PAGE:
No one makes mistakes “on purpose” that’s why their called “mis takes.” If you can believe that you didn’t make the mistake on purpose, you can look at how to fix it, figure out how to keep it from happening again… you automatically believe that of others. If you can see your own humanity, you can see the humanity of others. This is why I’m always beating the “know yourself” drum. It’s critical for acceptance and makes all these other lessons so much easier to learn to know yourself and to believe in that self.
OK so, so far we’ve established that – if your life is filled with drama, you are responsible for that because you continue to participate/stay (the fact that you may not be able to extricate yourself from those people or situations AT THIS MOMENT, is secondary). And, that when you make a mistake – at work, at home, with friends or out in the world at large, it’s freeing to understand that humans make mistakes and it’s liberating to apply the accountability formula, to own it and look for ways to make sure it doesn’t happen again.
What happened: removing blaming anyone, including myself, from my life (this was almost a natural progression from the other two things)
The third step for me was not blaming anyone, including myself. This is hard in a work environment. I admit freely I’m not the best manager of people because my own work ethic puts my expectations very high. So, first thing I always remind myself is that, the person who made the mistake isn’t me (in terms of who I am as a person, not that I’m not the one who made the mistake lol) but, I employ my Understanding.
If you live by the accountability formula – what happened, how it happened, how to prevent it from happening again – you can come to understand HOW the people made the mistake. It really helps when you can solve a problem without tanking anyone’s self-esteem. Everyone makes mistakes. Too many though and you’re out on your ear, so I always try to leave the person who made the mistake out of any conversations with superiors, and to give them more lessons in how the company wants things done (not me, the company). If you’re going to your boss with the accountability formula about the mistake – they may not even ask who did it, and then you don’t have to name anyone; but understand, naming the person who made the mistake is NOT blaming them. It’s a tricky difference but it’s a difference. “Susan was on QC on this one,” is not the same as saying, “It was Susan’s fault.”
What it led to: finding kind ways to correct mistakes with others
I really dislike telling people when they’ve done something wrong. By focusing on they didn’t do it the way “the company wants it done,” it took the pressure off of me telling them what they did wrong. Example: “This excel spreadsheet is great but please review your notes about how the company wants them formatted, we want to make sure we’re giving them what they want.” No blame, no shame, just the fact ma’am. 😊
What happened: attempting to ignore mistakes/ misstatements/ things/ opinions done incorrectly/ wrong
The fourth step for me came with letting go of the need to point out when people make mistakes (both online and at home lol). It was a habit developed from a Sheldony “know it all” unsocialized type of childhood and years of living with someone who rarely did what they were supposed to do/said they would do, and raising three actual children. I was a nag of the highest order.
The best way to stop being a nag is to stop spending time around people you feel the need to nag lol, which I did. I couldn’t do that with my children, obviously, so I simply told them… the longer it takes for you to do what you’re supposed to/were told to do, the more the nag builds inside of me. It’s not that I need to control you, it’s that I need the dishwasher empty so I can take the dirty dishes out of the sink and make dinner. Your not doing your chore, is a wrench in my gears. Sure, I could just “do it myself” and I have plenty of times, but that’s not parenting – that’s just being a doormat. You want your kids to grow up with accountability and understanding? It’s your job to teach it to them. “You teach people how to treat you.” (that’s another one of those things that sounds like woo woo baloney until you apply it and it works and you can see that it’s true)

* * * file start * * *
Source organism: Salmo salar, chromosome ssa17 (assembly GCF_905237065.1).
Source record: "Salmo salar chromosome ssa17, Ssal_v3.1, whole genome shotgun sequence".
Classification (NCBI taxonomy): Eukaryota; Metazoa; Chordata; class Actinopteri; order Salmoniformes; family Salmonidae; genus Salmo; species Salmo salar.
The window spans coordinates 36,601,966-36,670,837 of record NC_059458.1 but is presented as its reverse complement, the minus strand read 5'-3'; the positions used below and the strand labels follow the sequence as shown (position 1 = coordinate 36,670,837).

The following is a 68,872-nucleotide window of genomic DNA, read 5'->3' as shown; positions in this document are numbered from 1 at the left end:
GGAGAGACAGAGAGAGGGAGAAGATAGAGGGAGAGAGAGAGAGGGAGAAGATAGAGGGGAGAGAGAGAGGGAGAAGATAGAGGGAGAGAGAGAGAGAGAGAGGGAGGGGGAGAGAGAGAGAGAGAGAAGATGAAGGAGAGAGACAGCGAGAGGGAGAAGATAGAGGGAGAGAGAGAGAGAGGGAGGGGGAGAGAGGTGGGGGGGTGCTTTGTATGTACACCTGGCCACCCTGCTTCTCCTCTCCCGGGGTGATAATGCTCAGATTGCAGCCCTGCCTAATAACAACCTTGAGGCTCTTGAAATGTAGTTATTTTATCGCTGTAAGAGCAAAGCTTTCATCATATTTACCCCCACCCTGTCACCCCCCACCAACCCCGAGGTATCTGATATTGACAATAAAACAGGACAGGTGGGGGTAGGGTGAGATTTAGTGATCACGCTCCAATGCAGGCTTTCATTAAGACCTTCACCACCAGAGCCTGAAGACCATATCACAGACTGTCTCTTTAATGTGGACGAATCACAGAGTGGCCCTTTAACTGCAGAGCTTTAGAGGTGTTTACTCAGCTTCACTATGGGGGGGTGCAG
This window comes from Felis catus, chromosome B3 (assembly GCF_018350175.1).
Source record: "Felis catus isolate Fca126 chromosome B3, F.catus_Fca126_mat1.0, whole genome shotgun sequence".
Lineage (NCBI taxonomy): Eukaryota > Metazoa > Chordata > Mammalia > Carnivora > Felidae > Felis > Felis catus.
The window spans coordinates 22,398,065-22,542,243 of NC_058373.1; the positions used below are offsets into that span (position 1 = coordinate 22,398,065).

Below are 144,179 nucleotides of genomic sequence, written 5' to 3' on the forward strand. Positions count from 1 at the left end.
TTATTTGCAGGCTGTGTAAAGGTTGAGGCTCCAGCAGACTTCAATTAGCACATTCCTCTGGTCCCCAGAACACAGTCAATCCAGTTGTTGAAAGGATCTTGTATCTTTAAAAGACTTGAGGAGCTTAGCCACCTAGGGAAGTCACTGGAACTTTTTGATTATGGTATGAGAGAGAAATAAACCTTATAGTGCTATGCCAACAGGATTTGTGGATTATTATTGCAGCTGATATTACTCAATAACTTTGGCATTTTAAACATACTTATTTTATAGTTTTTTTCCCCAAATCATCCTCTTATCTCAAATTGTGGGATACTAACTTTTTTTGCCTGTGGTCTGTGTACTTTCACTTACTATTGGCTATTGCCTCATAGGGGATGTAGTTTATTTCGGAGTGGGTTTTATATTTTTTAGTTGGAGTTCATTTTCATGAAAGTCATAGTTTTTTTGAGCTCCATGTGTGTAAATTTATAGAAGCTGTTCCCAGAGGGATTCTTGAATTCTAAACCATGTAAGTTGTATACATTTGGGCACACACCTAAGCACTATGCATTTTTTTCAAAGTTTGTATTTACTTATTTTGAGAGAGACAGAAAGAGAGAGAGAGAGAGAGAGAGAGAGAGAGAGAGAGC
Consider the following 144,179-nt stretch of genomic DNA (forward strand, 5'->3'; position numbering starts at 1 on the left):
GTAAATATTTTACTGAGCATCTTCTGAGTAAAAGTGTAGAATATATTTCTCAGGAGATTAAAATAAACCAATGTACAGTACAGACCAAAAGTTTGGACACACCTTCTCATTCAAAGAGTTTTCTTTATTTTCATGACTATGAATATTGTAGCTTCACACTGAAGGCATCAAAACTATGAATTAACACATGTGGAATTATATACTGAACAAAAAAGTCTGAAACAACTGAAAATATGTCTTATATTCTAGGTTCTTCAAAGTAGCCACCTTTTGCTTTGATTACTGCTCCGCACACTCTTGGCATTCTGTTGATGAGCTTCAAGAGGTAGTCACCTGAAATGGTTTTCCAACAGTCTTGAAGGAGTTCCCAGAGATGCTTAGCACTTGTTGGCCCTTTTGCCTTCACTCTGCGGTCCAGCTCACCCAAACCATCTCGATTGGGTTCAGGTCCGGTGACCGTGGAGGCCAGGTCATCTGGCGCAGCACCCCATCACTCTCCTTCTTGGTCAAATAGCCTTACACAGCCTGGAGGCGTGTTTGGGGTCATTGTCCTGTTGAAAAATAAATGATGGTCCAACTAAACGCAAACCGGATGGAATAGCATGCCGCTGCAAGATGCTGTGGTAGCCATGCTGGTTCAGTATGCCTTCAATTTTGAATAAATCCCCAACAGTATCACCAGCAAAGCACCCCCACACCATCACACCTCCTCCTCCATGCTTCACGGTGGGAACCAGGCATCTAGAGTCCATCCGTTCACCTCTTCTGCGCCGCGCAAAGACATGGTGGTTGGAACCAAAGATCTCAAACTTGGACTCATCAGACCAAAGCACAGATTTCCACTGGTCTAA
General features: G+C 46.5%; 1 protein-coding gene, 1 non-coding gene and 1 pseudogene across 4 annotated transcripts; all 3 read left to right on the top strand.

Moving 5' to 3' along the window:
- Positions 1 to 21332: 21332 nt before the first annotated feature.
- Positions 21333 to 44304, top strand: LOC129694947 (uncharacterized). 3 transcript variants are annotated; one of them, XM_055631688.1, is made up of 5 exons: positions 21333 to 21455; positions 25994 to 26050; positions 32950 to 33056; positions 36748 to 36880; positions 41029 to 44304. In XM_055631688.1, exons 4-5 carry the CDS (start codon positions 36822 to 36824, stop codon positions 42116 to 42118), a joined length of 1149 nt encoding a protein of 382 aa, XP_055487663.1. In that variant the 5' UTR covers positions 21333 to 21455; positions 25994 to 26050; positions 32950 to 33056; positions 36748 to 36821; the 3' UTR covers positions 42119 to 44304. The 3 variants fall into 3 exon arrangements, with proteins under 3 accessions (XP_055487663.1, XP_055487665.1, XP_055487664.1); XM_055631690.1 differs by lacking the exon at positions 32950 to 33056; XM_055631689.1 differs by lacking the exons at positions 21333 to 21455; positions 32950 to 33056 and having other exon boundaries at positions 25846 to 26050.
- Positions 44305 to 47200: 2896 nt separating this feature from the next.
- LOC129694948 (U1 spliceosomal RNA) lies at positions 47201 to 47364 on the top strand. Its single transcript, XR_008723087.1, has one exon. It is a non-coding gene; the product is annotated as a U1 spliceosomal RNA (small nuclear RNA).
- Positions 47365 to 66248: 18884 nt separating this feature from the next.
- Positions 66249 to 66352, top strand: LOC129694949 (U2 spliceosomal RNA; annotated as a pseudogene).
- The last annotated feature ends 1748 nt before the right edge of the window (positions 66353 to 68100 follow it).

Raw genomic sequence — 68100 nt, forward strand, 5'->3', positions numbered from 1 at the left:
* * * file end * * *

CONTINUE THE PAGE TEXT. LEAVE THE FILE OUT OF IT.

What it led to: more peace in my home and life in general
More accountability in the household, deeper friendships online and in person. Letting go of the need to be “right” or “heard” in instances where it really didn’t matter. And, there are very few places it does lol. You have to walk your own path on that one. Do you really *need* to correct the person? Correcting isn’t exactly placing blame but I found the two swim in the same pool, if you know what I mean…
The last thing I learned initially in the beginning and it’s really deepened since then to include more instances from my past.
What happened: Letting go of the past/failure and the mental clutter connected to it.
Everything that happened, happened. You can’t change the past. All you can do is learn from it, move forward and try to make good choices. Beating yourself up accomplishes nothing good. You need your own encouragement. Don’t leave yourself hanging, don’t hang yourself out to dry. Live right now. It’s all you have. Embracing what is. If you haven’t read/watched my piece on mental clutter, you can check it out here: http://goingbeyondcoping.com/what-happens-if-i-dont-live-with-clutter/
I’m gonna wrap this here. It’s a lot to digest so consider reviewing it now and again in chunks. Getting on top of the things that irritate us mentally goes a long way toward helping you cope with piloting a faulty meatsuit. There is no instruction manual, you have to write your own, and you can’t do that until a) you really know yourself and b) you ‘see what this baby can do’ and run some experiments yourself.
What happens if I don’t place blame? Give it a try and find out for yourself. The only one who can make your life different… is you.
Make it a great day warrior, the choice is always YOURS.
As I was doing my sound check to shoot the video I realized I didn’t address blaming your chronic illness. So I added it to the end of the video, if you wanna just watch the end.